Opinion

Editorial: Trump just declared himself immune to congressional oversight

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President Donald Trump speaks on April 29, in Atlanta, Georgia.
(Jim Watson / AFP/Getty Images)

When Democrats won control of the House of Representatives in last November’s blue wave, it seemed as if Congress might finally start performing oversight of the Trump administration after two years of see-no-evil Republican leadership. This week, however, the administration all but declared itself immune to such scrutiny.

Asked Thursday about a subpoena issued by the House Judiciary Committee for former White House Counsel Don McGahn, President Trump said, “We’re fighting all the subpoenas. Look, these aren’t like impartial people. The Democrats are trying to win 2020. … The only way they can luck out is by constantly going after me on nonsense.”

That’s an outrageous and indefensible position. Congress has a fundamental constitutional role to play overseeing the executive branch; the president cannot simply announce that he will not be overseen, that his administration will not obey legitimate legal orders. He may be right about the political motives of some Democrats, but even so, a blanket declaration of noncompliance is extraordinarily irresponsible.

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And the administration is obstructing more than just inquiries related to the report by special counsel Robert S. Mueller III. Earlier this week, the White House ordered Carl Kline, Trump’s former director of personnel security, not to comply with a subpoena from the House Oversight and Reform Committee, which is investigating how Jared Kushner and several other Trump appointees wound up with security clearances despite the red flags raised by staffers.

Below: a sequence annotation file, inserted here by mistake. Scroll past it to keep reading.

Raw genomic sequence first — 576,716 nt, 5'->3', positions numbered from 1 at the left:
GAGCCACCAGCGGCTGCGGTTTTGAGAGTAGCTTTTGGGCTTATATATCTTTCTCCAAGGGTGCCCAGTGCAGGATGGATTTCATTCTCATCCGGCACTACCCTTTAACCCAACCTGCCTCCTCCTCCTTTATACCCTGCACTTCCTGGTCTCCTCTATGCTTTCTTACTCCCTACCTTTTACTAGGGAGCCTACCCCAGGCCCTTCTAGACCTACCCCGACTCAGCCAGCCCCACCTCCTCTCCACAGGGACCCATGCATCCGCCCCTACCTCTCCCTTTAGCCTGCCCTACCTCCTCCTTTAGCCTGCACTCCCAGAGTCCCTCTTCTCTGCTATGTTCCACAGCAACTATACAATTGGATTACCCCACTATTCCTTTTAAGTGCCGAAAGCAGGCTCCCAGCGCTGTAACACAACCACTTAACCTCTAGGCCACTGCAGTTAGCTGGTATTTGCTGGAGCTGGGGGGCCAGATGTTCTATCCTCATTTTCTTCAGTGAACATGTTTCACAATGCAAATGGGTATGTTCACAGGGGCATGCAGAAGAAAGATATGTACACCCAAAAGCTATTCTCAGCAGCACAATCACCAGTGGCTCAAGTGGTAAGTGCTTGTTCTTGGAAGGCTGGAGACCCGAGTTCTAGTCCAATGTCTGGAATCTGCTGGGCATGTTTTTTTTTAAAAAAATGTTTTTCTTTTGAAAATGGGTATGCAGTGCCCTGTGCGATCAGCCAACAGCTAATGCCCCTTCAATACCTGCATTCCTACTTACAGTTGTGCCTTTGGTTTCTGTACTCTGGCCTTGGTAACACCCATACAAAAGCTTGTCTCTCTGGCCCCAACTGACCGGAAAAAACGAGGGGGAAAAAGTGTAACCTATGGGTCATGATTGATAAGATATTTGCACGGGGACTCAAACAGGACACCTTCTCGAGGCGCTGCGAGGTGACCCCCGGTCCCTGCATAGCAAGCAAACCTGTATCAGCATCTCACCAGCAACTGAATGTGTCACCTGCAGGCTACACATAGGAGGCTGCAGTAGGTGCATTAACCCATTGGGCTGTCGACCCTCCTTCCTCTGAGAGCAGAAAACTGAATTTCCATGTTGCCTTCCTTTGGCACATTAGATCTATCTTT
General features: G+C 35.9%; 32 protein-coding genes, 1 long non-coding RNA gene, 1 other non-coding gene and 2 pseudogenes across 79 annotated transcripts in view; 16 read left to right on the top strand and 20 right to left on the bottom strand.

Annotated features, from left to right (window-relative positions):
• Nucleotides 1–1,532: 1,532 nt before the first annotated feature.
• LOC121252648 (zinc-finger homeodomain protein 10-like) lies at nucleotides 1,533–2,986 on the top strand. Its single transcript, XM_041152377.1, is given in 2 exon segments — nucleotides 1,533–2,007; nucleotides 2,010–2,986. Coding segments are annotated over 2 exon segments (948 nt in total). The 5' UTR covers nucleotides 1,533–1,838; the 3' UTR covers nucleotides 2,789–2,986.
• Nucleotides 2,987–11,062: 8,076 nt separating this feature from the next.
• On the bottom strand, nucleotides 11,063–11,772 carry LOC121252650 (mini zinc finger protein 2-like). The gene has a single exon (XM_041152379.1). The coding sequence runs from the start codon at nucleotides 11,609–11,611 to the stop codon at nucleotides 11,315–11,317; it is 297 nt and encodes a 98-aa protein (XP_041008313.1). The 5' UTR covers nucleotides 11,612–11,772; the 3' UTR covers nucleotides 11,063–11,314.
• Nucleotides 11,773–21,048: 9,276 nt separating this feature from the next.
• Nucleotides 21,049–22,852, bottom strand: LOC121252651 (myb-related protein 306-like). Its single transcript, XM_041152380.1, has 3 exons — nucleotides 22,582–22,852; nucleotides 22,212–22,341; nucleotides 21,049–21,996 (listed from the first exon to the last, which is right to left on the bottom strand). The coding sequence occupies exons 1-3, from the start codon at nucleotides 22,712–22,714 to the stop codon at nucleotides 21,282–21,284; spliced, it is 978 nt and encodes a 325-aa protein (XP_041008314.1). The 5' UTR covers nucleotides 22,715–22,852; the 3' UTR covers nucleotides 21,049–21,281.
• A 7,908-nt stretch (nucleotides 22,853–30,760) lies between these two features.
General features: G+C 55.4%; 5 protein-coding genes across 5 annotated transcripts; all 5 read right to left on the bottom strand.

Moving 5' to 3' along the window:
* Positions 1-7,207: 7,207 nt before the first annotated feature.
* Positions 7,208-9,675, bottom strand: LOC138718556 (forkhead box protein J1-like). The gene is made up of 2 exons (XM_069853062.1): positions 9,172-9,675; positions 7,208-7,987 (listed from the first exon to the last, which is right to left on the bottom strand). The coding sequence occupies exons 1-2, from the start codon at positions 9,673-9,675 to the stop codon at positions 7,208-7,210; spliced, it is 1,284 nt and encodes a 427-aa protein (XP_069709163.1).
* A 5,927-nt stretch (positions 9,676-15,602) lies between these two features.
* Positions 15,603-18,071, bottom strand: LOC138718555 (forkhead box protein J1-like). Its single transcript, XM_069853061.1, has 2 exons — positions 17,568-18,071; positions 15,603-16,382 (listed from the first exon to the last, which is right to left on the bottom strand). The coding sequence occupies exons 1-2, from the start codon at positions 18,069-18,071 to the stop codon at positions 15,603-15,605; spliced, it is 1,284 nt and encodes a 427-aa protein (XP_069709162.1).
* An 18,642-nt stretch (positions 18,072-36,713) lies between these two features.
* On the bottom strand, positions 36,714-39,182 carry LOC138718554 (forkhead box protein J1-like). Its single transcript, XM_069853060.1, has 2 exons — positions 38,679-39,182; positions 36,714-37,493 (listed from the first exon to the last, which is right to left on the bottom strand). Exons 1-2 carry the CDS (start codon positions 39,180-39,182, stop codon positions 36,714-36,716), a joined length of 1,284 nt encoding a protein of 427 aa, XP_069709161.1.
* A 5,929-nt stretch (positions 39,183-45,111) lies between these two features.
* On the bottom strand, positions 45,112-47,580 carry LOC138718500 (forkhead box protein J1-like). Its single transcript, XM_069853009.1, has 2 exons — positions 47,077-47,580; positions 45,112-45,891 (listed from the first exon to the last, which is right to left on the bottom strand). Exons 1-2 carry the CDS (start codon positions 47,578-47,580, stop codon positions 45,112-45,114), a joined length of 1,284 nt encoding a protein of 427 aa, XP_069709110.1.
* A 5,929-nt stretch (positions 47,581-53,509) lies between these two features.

This is bread-and-butter oversight, but the president now seems to believe that any question raised about his administration’s conduct is a partisan “witch hunt.” Instead, it’s merely the end of two years of indulgence and enabling at the hands of Capitol Hill Republicans.

If the president continues to resist legitimate congressional investigations, we will soon find ourselves in the sort of constitutional crisis that lawmakers faced when President Nixon resisted a congressional subpoena for his White House tapes.

And even on the Mueller-related matters, it defies credulity for the president to claim executive privilege over matters that his appointees have already discussed with the special counsel. Yet this president regularly flouts legal norms and even the rule of law, calling for political opponents to be prosecuted or discriminated against by federal agencies while his administration undermines or flatly refuses to enforce statutes and regulations it doesn’t like.

Trump argued Thursday that investigators’ true focus should be on his political opponents and on the “dirty cops” who helped trigger the Mueller probe. “That was a rigged system,” the president said. “I am breaking down the swamp. … I am draining the swamp.” Really? At least six of his top appointees have been dogged by allegations of acting unethically, favoring former employers or enriching themselves at taxpayer expense.

Congress paid little heed to the behavior of Trump and his appointees during his first two years. That’s changing now, and Trump can’t stop it.

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